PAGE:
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barcode
11-09-2015, 02:16 AM
hi.
i have to simulate a depth sensor (RGB + depth).
as of the moment i have to use opengl2.

to do that i have to get the z buffer and the rgb-image.

as far as i found out i can get the z-buffer's values with:

glReadPixels(0, 0, w, h, GL_DEPTH_COMPONENT, GL_FLOAT, depht_buffer);

my questions:
1. is my method correct?
2. is there a better way to get the z-buffer?
3. as far as i know the z-buffer's values are non-linear in [0, 1] with 0==clipNear and 1==clipFar.
how can i transform the z-buffer's values to a linear scale? (e.g. a value delta of 0.1 is the same distance independent of the corresponding values.)

thanks for any help.

/edit: fixed an error

GClements
11-09-2015, 05:06 AM
1. is my method correct?

Yes.

2. is there a better way to get the z-buffer?

Not if you're limited to OpenGL 2 (and don't have the ARB_framebuffer_object extension).

3. as far as i know the z-buffer's values are non-linear in [0, 1] with 0==clipNear and 1==clipFar.
how can i transform the z-buffer's values to a linear scale? (e.g. a value delta of 0.1 is the same distance independent of the corresponding values.)

If the clip-space coordinates don't have constant W, the depth-buffer values will be non-linear with respect to eye-space Z. For a perspective projection, clip-space W is typically equal to eye-space -Z.

The values in the depth buffer are equal to (Z/W+1)/2, where Z and W are the clip-space Z and W, linearly interpolated across the primitive.

If you know how both clip-space Z and W relate to eye-space Z (i.e. you know the projection matrix and you also know that eye-space W is always 1), then you can obtain eye-space Z from the depth values.

For a projection matrix of the form

[ ? ? ? ? ]
[ ? ? ? ? ]
[ 0 0 A B ]
[ 0 0 -1 0 ]

and assuming Weye = 1, you have
Zclip = A*Zeye + B
Wclip = -Zeye

Conversion to NDC involves dividing clip-space X,Y,Z by W:
Zndc = Zclip/Wclip
= (A*Zeye+B)/(-Zeye)
= -(A+B/Zeye)

Finally, NDC Z (which lies in the range -1 to +1) is converted to depth (in the range 0 to 1) by
depth = (Zndc+1)/2
= (1-A-B/Zeye)/2

(Actually, it can be slightly more complex than that if the depth range is changed with glDepthRange()).

Solving for Zeye gives
depth = (1-A-B/Zeye)/2
2*depth = 1-A-B/Zeye
B/Zeye = 1-A-2*depth
Zeye = B/(1-A-2*depth)

If the matrix is a typical perspective matrix (generated with e.g. gluPerspective(), glFrustum(), or equivalent), then
A = (zNear+zFar)/(zNear-zFar)
B = 2*zNear*zFar/(zNear-zFar)

In which case, the equation for Zeye becomes
Zeye = -zFar*zNear/(depth*zNear + (1-depth)*zFar);
or
Zeye = -zFar*zNear/(zFar + depth*(zNear - zFar));

Note that typically A and B are both negative, and Zeye is negative for anything that's visible, with Zeye becoming increasingly negative as you get farther from the viewpoint (i.e. +Zeye is pointing out of the screen).

barcode
12-04-2015, 05:28 AM
hi.

with your equation for Zeye i was able to implement the depth cam and it worked good enough (since it was used on small distances and an error was assumed).

now the depth data is used to generate a point cloud and is used for simultaneous localization and mapping.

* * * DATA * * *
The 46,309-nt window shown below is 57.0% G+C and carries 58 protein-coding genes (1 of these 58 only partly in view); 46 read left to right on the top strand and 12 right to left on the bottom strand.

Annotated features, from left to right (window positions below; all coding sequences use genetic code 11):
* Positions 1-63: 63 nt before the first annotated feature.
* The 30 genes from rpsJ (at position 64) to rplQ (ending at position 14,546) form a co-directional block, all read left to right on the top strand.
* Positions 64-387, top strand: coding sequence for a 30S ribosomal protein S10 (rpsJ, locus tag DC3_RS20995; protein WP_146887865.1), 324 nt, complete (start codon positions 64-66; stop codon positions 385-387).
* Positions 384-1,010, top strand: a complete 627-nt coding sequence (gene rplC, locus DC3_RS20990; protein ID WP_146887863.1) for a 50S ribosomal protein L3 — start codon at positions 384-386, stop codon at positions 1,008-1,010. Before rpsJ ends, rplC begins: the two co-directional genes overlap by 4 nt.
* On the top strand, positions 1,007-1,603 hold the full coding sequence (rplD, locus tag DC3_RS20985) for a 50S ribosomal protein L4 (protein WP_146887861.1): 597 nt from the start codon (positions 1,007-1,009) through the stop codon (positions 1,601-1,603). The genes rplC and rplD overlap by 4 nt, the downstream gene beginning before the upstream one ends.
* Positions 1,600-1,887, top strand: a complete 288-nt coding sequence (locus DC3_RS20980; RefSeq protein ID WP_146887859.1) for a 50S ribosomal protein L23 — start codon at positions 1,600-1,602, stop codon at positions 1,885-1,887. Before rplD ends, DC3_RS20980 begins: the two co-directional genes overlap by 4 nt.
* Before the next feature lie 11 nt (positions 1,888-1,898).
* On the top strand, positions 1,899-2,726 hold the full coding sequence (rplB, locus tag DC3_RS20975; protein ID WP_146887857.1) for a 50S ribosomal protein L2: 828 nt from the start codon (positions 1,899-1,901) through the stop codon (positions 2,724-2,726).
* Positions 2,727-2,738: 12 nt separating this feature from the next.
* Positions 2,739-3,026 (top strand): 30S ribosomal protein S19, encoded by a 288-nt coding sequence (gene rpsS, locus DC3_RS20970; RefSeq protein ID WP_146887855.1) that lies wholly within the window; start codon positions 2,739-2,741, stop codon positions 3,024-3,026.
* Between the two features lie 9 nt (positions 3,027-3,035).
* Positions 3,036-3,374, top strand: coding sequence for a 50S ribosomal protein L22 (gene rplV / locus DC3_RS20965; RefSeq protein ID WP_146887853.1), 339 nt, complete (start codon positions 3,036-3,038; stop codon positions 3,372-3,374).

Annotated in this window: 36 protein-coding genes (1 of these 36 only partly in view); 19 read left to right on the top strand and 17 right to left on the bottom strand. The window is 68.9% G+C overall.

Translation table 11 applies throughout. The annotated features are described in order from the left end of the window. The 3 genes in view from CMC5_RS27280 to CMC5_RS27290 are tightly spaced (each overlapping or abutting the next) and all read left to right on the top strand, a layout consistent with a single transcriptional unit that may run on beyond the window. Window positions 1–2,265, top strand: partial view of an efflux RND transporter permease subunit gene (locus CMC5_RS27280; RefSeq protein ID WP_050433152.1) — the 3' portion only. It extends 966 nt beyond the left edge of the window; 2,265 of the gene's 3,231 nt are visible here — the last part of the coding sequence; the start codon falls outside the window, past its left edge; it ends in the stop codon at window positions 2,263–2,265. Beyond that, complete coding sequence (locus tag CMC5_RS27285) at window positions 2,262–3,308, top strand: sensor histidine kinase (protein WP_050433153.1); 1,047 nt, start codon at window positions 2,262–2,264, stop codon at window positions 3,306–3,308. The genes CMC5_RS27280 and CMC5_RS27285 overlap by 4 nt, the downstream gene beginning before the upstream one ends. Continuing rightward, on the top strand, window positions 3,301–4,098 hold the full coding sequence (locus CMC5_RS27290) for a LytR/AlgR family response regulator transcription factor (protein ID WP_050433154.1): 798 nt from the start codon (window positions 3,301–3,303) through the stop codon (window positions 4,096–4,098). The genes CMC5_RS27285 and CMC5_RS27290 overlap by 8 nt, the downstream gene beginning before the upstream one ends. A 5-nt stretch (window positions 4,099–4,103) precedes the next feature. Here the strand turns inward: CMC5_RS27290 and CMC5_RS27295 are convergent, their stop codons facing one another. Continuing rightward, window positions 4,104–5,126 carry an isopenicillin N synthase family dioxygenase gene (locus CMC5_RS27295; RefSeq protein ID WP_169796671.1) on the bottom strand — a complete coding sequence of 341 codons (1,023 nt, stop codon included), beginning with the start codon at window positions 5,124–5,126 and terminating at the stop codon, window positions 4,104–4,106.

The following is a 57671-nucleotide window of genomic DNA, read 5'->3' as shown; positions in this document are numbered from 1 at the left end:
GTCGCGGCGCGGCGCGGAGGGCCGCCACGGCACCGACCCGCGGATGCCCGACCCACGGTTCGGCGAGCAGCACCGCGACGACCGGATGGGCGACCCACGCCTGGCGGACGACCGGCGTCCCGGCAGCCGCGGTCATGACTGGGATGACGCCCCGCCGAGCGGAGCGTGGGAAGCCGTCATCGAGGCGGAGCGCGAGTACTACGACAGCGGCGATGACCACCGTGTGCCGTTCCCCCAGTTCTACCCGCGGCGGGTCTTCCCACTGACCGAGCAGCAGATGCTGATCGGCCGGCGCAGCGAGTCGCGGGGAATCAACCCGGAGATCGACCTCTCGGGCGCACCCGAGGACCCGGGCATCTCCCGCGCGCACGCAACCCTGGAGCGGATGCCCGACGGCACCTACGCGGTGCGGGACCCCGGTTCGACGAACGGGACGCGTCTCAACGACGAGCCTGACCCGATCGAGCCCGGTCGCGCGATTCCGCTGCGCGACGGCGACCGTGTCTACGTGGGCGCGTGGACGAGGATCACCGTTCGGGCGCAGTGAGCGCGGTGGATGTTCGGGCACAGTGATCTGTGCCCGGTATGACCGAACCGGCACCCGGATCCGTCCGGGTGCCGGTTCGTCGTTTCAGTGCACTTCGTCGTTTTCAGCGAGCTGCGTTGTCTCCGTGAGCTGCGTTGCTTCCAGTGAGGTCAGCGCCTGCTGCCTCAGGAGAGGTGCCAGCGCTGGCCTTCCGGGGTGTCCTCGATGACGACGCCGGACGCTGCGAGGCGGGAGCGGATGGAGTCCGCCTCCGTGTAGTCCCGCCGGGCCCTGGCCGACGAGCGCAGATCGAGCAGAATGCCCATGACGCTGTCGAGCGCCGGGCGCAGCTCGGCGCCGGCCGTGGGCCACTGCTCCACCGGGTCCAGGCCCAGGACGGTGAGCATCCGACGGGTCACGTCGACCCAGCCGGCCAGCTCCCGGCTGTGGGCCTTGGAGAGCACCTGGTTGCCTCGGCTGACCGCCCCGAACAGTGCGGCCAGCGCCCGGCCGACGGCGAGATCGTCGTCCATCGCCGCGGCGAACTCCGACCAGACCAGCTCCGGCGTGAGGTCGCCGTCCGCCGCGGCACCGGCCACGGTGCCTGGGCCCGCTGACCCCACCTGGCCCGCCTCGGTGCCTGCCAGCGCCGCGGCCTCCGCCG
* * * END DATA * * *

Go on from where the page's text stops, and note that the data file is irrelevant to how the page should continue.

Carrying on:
when we tried this we noticed flat surfaces are curved. (since Zeye is not the distance beween camera and object)

how i understood it:
in cam coord

|
|
cam<--- -Zeye --->| ^
| \ | |
| \ | missing part for distance
| distance | |
| \ | v
| -->object

1) am i correct with my assumption of Zeye unequal distance(cam,obj) ?
2) if that's the case i need Xeye and Yeye to calculate the distance. How can i get them?
3) is there a better way to calculate the distance between the camera and an object.

thanks again for any help.

GClements
12-04-2015, 11:03 AM
1) am i correct with my assumption of Zeye unequal distance(cam,obj) ?

As your diagram suggests, Zeye is the distance in front of the viewpoint, not the distance from the viewpoint. The distance from the viewpoint is the magnitude of the eye-space position vector (Xeye,Yeye,Zeye).

2) if that's the case i need Xeye and Yeye to calculate the distance. How can i get them?

They can be determined from the window coordinates (i.e. the row and column indices within the data returned by glReadPixels).

Given window coordinates (Xwin,Ywin), where (0,0) is the lower-left corner of the window, (width,height) is the upper-left corner and (0.5,0,5) is the centre of the lower-left pixel, the conversion from NDC to window coordinates is given by the viewport transformation, set with glViewport(Xv,Yv,Wv,Hv) (the first time a context is bound to a window, the viewport is automatically set to cover the entire window as if by glViewport(0,0,width,height); thereafter, the viewport must be set explicitly if the window is resized).

The conversion from NDC to window coordinates is

Xwin = (Xndc + 1)*(Wv/2) + Xv
Ywin = (Yndc + 1)*(Hv/2) + Yv

so the inverse conversion (from window coordinates to NDC) is

Xndc = (Xwin-Xv)*(2/Wv)-1
Yndc = (Ywin-Yv)*(2/Hv)-1

Conversion from clip coordinates to NDC involves division by W, i.e.

Xndc = Xclip/Wclip
Yndc = Yclip/Wclip
Zndc = Zclip/Wclip

so the inverse is

Xclip = Xndc * Wclip
Yclip = Yndc * Wclip
Zclip = Zndc * Wclip

For a perspective transformation, Wclip is proportional to Zeye, which you've already calculated. Typically, it's equal to -Zeye. If you've managed to calculate Zeye correctly from Zndc, then you must already know Wclip.

Conversion from eye coordinates to clip coordinates is given by the projection matrix. In the general case, you would need to invert that matrix. But a projection matrix generated by gluPerspective() or glFrustum() always has the form

[Sx 0 Kx 0]
[ 0 Sy Ky 0]
[ ? ? ? ?]
[ ? ? ? ?]

so the conversion is

Xclip = Sx * Xeye + Kx * Zeye
Yclip = Sy * Yeye + Ky * Zeye

and the inverse is

Xeye = (Xclip - Kx * Zeye) / Sx
Yeye = (Yclip - Ky * Zeye) / Sy